Formula One Racing Failing on its Green Promises

honda earth car image

Image credit: BluGroup
F1 Motorsport Accused of Greenwash
Once upon a time, Formula One racing committed to going hybrid and reducing emissions. But commitments are one thing, following through on them is another. So far it looks like F1 racing's green tendencies are largely limited to paint jobs. And it would seem that The Guardian's Greenwash column would agree, laying into the world's premier motorsport series for a woeful lack of commitment to sustainability.
Here'e more from The Guardian's Fred Peirce on Formula One's betrayal of its green promises:

One of Mosley's key ideas was to require cars to recycle energy generated by braking – a technology called kinetic energy recovery. With cars decelerating from 200mph to 50mph in a couple of seconds, there is considerable energy to be harnessed that is otherwise dissipated in heat and noise.

So far, four teams have taken up the technology. Ferrari used the system at Barcelona last weekend, but BMW dropped it; McLaren-Mercedes and Renault also trialled it at the start of the Grand Prix season. In any case, the purpose of energy recycling has turned out not to be exactly as billed. The brake energy is being stored in a battery or flywheel not to reduce fuel consumption, but to provide a quick power surge during overtaking manoeuvres and to come faster out of corners. Good fun for racers, I am sure, but not in the least bit green.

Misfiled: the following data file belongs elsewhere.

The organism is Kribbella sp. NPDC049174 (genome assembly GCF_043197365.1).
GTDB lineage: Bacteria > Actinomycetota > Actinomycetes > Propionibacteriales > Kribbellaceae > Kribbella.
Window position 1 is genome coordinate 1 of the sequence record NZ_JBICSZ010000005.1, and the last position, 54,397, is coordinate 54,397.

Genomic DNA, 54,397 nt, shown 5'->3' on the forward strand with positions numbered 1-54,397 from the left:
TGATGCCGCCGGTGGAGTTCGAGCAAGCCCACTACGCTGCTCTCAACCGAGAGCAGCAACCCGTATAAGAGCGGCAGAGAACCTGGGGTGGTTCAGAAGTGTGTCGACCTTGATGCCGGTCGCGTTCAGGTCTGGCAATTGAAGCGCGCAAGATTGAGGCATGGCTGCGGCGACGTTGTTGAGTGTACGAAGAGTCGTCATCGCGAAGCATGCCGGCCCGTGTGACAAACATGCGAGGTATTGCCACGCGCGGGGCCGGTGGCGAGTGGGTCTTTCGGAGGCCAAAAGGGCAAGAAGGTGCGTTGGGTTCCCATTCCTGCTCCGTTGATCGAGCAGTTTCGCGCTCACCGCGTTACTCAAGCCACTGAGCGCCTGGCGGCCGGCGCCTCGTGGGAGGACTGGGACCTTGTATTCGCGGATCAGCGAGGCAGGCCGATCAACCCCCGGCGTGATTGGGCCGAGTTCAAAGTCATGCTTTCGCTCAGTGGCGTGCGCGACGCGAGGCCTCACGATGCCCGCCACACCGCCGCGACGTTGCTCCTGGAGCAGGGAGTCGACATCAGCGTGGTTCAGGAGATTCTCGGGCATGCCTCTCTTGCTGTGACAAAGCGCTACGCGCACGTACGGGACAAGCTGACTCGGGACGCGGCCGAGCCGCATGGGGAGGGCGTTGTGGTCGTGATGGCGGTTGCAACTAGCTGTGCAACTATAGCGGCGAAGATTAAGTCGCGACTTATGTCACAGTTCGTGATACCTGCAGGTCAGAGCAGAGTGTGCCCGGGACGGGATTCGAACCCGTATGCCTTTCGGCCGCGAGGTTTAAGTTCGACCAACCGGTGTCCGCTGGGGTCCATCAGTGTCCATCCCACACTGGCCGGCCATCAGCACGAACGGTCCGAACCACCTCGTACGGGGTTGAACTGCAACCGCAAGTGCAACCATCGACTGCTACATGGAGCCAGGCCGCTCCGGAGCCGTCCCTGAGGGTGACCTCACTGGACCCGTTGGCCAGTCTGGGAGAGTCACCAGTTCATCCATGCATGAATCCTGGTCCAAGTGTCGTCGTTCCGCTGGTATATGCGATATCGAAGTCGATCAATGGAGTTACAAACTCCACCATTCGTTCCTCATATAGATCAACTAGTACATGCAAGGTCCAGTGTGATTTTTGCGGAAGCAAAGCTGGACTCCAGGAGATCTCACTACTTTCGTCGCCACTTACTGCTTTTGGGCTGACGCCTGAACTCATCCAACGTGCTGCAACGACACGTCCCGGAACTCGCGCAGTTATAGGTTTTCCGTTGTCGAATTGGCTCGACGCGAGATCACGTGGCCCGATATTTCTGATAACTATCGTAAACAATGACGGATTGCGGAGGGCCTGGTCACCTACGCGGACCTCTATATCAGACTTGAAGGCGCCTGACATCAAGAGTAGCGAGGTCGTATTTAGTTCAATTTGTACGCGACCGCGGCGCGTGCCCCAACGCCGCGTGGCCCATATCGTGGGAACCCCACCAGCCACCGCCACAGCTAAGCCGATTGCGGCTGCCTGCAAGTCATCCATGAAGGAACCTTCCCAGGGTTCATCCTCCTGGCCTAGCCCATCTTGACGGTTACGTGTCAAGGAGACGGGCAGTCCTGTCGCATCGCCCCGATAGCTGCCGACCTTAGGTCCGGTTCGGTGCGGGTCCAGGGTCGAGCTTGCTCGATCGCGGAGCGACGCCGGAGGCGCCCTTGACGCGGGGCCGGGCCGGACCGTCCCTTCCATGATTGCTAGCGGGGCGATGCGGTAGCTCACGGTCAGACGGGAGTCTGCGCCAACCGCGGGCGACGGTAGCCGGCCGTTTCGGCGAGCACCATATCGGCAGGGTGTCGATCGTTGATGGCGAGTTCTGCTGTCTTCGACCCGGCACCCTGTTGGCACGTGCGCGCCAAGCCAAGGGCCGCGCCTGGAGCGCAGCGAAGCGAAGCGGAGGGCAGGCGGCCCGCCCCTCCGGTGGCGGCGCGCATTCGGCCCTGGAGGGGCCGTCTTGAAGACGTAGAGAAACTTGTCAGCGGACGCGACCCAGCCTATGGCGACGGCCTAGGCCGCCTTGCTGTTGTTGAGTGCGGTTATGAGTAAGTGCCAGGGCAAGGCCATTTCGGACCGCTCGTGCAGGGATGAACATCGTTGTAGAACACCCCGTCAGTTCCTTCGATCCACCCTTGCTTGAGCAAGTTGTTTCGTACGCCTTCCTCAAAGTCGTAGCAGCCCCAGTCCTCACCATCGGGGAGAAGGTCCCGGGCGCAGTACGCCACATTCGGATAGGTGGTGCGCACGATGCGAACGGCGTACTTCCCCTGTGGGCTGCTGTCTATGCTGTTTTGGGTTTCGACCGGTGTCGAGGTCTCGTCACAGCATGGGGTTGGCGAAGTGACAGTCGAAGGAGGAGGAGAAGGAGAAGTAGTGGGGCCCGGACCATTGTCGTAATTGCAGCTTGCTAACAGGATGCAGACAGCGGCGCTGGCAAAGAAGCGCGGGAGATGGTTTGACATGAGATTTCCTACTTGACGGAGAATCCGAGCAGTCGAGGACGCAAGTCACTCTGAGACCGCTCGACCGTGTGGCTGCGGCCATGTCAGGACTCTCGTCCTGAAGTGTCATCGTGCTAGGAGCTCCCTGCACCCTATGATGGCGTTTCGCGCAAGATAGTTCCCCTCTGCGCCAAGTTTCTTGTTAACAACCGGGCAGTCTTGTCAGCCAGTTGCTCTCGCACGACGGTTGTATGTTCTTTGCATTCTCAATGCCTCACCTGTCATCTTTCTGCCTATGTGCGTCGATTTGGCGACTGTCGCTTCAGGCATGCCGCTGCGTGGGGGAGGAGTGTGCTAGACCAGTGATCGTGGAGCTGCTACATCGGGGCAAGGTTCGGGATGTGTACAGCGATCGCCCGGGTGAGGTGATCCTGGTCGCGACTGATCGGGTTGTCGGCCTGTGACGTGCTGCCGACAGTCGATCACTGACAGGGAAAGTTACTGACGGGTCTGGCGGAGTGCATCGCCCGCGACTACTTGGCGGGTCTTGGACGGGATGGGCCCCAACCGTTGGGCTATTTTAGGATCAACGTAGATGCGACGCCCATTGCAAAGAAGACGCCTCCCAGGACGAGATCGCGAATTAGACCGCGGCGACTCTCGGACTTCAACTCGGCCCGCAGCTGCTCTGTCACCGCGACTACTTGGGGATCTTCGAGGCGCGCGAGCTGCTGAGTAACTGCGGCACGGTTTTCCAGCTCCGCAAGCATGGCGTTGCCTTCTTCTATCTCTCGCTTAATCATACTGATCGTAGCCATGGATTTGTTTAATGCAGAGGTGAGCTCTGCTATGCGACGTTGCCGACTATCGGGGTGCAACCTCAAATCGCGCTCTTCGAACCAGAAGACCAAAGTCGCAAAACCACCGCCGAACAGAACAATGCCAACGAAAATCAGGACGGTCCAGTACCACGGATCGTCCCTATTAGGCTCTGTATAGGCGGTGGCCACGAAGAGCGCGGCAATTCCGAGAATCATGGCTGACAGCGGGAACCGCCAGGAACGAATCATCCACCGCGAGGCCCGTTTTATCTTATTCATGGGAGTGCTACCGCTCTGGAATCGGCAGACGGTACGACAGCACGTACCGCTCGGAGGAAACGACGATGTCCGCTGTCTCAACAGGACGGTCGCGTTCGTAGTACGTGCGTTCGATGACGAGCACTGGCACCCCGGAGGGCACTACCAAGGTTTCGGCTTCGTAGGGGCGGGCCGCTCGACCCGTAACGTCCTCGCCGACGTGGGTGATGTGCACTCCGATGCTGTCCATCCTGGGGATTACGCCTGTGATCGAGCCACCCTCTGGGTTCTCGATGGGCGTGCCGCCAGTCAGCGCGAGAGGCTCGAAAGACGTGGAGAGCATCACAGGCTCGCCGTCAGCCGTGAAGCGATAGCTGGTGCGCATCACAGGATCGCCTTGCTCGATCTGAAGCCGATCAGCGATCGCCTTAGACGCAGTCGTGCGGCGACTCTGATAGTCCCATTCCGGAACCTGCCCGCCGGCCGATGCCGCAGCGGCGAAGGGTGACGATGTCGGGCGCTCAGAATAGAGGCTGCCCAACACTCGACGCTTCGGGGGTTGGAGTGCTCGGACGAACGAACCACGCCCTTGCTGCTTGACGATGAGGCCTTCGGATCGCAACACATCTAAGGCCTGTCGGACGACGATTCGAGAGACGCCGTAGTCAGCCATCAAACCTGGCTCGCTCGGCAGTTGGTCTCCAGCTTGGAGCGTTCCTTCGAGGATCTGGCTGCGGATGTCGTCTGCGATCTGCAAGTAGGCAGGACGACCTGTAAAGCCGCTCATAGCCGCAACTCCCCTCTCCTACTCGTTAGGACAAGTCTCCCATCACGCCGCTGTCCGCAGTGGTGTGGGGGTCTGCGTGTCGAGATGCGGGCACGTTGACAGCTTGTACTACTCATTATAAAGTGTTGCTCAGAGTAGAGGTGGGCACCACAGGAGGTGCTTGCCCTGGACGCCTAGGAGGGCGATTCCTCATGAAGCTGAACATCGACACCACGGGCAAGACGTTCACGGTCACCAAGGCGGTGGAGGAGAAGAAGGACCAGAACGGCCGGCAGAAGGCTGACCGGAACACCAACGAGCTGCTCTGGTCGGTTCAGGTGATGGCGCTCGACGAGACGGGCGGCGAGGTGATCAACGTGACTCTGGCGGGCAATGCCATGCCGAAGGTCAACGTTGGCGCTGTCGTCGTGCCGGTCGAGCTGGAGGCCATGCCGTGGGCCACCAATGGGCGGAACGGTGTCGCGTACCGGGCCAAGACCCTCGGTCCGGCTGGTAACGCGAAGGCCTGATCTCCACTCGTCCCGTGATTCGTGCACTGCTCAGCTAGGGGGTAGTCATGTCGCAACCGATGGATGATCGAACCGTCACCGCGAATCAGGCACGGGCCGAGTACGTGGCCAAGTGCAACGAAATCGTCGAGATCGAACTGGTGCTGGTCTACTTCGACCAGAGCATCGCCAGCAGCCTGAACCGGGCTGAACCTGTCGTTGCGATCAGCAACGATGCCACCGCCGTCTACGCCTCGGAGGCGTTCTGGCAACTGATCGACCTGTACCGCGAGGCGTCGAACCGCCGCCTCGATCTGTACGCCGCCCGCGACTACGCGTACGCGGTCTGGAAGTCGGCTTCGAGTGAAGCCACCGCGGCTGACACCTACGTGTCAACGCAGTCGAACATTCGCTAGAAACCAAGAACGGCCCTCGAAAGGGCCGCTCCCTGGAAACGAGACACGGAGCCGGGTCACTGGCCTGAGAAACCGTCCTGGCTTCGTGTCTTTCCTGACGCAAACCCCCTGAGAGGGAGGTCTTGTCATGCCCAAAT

Out on the track, the most obvious sign of the "greening" of Formula 1 over the last two years has been the sight of Honda cars going round with a big map of the planet on the side.

But the "Earth Car" didn't prove such a success. Honda pulled out of Formula 1 over the winter. The website they once advised you to visit to check out their progress in greening racing cars now carries a goodbye message.

Just to play devil's advocate here, F1 teams are always trying to boost speed and acceleration, and usually it comes at the cost of INCREASED emissions - so regenerative breaking still offers some benefit (not to mention helping to develop the technology for mundane uses) - but I'd agree that F1 can still do a lot more.

Related Content on